Poetry Explorer- Classic Contemporary Poetry, THE LAST DYING SPEECH AND CONFESSION OF POOR PUSS, by ANN TAYLOR

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First Line: Kind masters and misses, whoever you be
Last Line: She stopped, gave a sigh, and a struggle, and died!
Subject(s): Animals; Cats; Death - Animals

"KIND masters and misses, whoever you be,
Do stop for a moment and pity poor me!
While here on my death-bed I try to relate
My many misfortunes and miseries great.

My dear Mother Tabby I've often heard say,
That I have been a very fine cat in my day;
But the sorrows in which my whole life has been passed
Have spoiled all my beauty, and killed me at last.

Poor thoughtless young thing! if I recollect right,
I was kittened in March, on a clear frosty night;
And before I could see, or was half a week old,
I nearly had perished, the barn was so cold.

But this chilly spring I got pretty well over,
And moused in the hay-loft, or played in the clover,
Or till I was weary, which seldom occurred,
Ran after my tail, which I took for a bird.

But, ah! my poor tail, and my pretty sleek ears!
The farmer's boy cut them all off with his shears:
How little I thought, when I licked them so clean,
I should be such a figure, not fit to be seen!

Some time after this, when the places were healed,
As I lay in the sun, sound asleep in the field,
Miss Fanny crept slyly, and gripping me fast,
Declared she had caught the sweet creature at last.

Ah me! how I struggled my freedom to gain,
But, alas! all my kicking and struggles were vain,
For she held me so tight in her pinafore tied,
That before she got home I had like to have died.

From this dreadful morning my sorrows arose!
Wherever I went I was followed with blows:
Some kicked me for nothing while quietly sleeping,
Or flogged me for daring the pantry to peep in.

And then the great dog! I shall never forget him;
How many a time my young master would set him,
And while I stood terrified, all of a quake,
Cry, 'Hey, cat!' and 'Seize her, boy! give her a shake!'

Sometimes, when so hungry I could not forbear
Just taking a scrap, that I thought they could spare,
Oh! what have I suffered with beating and banging,
Or starved for a fortnight, or threatened with hanging.

But kicking, and beating, and starving, and that,
I have borne with the spirit becoming a cat:
There was but one thing which I could not sustain,
So great was my sorrow, so hopeless my pain:—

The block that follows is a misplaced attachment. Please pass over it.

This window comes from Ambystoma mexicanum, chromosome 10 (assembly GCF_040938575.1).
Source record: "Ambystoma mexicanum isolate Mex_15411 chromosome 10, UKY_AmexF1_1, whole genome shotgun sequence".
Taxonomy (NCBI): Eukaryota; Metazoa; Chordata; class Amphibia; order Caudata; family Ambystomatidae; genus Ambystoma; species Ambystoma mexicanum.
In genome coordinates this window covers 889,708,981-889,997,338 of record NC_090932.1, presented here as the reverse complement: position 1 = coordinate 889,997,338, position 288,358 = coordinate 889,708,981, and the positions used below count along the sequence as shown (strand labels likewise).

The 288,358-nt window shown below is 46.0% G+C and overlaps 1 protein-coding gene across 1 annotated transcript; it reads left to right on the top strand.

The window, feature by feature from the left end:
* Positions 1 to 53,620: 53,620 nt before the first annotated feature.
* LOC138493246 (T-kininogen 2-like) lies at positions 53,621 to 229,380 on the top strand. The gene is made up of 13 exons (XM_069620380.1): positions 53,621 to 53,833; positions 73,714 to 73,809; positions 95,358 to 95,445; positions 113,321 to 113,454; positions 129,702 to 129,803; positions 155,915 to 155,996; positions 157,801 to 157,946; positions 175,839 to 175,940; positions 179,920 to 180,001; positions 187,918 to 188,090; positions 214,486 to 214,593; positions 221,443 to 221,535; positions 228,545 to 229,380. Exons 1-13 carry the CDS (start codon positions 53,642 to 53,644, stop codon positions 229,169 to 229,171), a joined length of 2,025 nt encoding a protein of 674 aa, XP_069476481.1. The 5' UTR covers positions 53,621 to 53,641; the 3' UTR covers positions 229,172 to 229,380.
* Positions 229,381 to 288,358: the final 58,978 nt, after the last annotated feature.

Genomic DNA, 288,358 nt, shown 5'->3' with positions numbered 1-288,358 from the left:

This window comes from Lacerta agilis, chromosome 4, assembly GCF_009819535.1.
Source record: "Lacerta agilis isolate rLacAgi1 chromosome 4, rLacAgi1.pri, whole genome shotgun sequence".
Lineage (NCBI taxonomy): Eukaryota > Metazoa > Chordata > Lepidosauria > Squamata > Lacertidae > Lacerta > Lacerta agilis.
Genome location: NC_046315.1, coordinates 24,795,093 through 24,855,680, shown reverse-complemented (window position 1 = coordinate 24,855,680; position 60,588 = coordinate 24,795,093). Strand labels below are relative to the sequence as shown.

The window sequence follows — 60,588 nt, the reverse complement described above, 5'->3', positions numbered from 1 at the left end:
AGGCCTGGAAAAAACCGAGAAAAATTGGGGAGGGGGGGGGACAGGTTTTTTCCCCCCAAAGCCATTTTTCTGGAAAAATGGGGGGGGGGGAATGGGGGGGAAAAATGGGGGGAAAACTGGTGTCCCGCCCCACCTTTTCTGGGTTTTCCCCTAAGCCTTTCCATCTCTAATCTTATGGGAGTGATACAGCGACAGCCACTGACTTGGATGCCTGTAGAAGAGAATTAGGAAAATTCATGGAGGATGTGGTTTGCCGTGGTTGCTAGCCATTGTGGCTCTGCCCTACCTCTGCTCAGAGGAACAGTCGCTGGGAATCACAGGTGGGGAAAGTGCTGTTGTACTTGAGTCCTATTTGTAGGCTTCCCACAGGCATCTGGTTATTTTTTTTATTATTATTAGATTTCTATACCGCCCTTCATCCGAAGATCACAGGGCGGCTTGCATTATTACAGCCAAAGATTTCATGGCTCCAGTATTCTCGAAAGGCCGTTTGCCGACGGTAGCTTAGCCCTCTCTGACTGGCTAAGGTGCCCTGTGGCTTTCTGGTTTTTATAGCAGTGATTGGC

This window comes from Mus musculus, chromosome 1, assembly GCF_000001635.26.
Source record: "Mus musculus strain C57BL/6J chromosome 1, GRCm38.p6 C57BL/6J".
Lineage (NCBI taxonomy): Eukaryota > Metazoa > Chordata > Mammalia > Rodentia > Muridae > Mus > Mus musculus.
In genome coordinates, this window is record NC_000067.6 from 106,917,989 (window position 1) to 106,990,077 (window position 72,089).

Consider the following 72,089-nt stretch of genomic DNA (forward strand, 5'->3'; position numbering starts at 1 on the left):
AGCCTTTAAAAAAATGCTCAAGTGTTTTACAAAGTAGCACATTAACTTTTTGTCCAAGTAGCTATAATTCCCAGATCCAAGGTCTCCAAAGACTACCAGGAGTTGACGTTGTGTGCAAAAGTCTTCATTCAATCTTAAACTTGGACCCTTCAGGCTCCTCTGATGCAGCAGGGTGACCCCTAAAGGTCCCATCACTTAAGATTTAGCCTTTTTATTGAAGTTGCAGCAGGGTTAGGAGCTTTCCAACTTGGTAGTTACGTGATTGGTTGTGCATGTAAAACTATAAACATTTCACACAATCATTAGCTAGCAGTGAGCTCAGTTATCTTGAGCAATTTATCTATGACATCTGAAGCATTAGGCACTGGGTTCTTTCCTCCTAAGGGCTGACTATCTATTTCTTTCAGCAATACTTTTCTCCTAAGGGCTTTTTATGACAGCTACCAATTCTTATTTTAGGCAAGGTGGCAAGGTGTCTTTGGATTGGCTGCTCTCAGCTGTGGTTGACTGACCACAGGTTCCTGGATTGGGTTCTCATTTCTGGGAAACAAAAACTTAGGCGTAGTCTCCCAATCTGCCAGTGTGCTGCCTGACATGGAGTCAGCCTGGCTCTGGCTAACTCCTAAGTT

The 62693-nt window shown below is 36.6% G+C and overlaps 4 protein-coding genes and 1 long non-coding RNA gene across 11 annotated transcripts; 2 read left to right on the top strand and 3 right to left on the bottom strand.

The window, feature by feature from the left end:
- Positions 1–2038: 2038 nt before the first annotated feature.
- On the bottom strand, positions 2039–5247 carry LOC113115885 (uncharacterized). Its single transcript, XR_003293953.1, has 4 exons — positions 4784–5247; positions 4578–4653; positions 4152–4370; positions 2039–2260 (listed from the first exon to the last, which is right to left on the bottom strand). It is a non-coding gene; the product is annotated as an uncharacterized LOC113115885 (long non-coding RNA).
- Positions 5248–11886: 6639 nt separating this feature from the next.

One morning, laid safe in a warm little bed,
That down in the stable I'd carefully spread,
Three sweet little kittens as ever you saw,
I hid, as I thought, in some trusses of straw.

I was never so happy, I think, nor so proud,
I mewed to my kittens, and purred out aloud,
And thought with delight of the merry carousing
We'd have, when I first took them with me a-mousing.

But how shall I tell you the sorrowful ditty?
I'm sure it would melt even Growler to pity;
For the very next morning my darlings I found
Lying dead by the horse-pond, all mangled and drown

Poor darlings, I dragged them along to the stable,
And did all to warm them a mother was able;
But, alas! all my licking and mewing were vain,
And I thought I should never be happy again.

However, time gave me a little relief,
And mousing diverted the thoughts of my grief;
And at last I began to be gay and content,
Till one dreadful night I sincerely repent.

Miss Fanny was fond of a little canary,
That tempted me more than mouse, pantry, or dairy;
So, not having eaten a morsel all day,
I flew to the bird-cage, and tore it away.

Now tell me, my friends, was the like ever heard,
That a cat should be killed for just catching a bird!
And I'm sure not the slightest suspicion I had,
But that catching a mouse was exactly as bad.

Indeed I can say, with my paw on my heart,
I would not have acted a mischievous part;
But, as dear Mother Tabby was often repeating,
I thought birds and mice were on purpose for eating.

Be this as it may, when my supper was o'er,
And but a few feathers were left on the floor,
Came Fanny—and scolding, and fighting, and crying,
She gave me those bruises, of which I am dying.

But I feel that my breathing grows shorter apace,
And cold clammy sweats trickle down from my face:
I forgive little Fanny this bruise on my side"
She stopped, gave a sigh, and a struggle, and died!

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